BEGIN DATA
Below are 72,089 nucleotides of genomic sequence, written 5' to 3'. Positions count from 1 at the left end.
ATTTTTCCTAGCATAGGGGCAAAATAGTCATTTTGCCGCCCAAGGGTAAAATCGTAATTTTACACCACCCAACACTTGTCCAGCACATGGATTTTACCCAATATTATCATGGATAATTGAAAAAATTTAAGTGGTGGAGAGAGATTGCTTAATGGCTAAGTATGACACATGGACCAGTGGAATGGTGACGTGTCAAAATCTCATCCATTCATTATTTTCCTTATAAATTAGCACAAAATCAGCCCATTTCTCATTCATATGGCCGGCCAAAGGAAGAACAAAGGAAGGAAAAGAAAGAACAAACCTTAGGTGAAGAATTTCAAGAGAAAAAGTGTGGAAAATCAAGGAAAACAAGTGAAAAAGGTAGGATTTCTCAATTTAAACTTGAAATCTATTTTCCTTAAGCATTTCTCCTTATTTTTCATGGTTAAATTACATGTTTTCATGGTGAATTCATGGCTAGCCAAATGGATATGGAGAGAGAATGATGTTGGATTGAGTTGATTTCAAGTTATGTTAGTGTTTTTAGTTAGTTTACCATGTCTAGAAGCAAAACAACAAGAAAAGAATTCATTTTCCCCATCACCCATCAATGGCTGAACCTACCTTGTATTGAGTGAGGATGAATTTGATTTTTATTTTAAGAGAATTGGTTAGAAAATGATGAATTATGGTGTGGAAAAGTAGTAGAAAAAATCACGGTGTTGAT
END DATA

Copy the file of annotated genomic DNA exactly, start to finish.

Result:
Below are 72,089 nucleotides of genomic sequence, written 5' to 3'. Positions count from 1 at the left end.
ATTTTTCCTAGCATAGGGGCAAAATAGTCATTTTGCCGCCCAAGGGTAAAATCGTAATTTTACACCACCCAACACTTGTCCAGCACATGGATTTTACCCAATATTATCATGGATAATTGAAAAAATTTAAGTGGTGGAGAGAGATTGCTTAATGGCTAAGTATGACACATGGACCAGTGGAATGGTGACGTGTCAAAATCTCATCCATTCATTATTTTCCTTATAAATTAGCACAAAATCAGCCCATTTCTCATTCATATGGCCGGCCAAAGGAAGAACAAAGGAAGGAAAAGAAAGAACAAACCTTAGGTGAAGAATTTCAAGAGAAAAAGTGTGGAAAATCAAGGAAAACAAGTGAAAAAGGTAGGATTTCTCAATTTAAACTTGAAATCTATTTTCCTTAAGCATTTCTCCTTATTTTTCATGGTTAAATTACATGTTTTCATGGTGAATTCATGGCTAGCCAAATGGATATGGAGAGAGAATGATGTTGGATTGAGTTGATTTCAAGTTATGTTAGTGTTTTTAGTTAGTTTACCATGTCTAGAAGCAAAACAACAAGAAAAGAATTCATTTTCCCCATCACCCATCAATGGCTGAACCTACCTTGTATTGAGTGAGGATGAATTTGATTTTTATTTTAAGAGAATTGGTTAGAAAATGATGAATTATGGTGTGGAAAAGTAGTAGAAAAAATCACGGTGTTGAT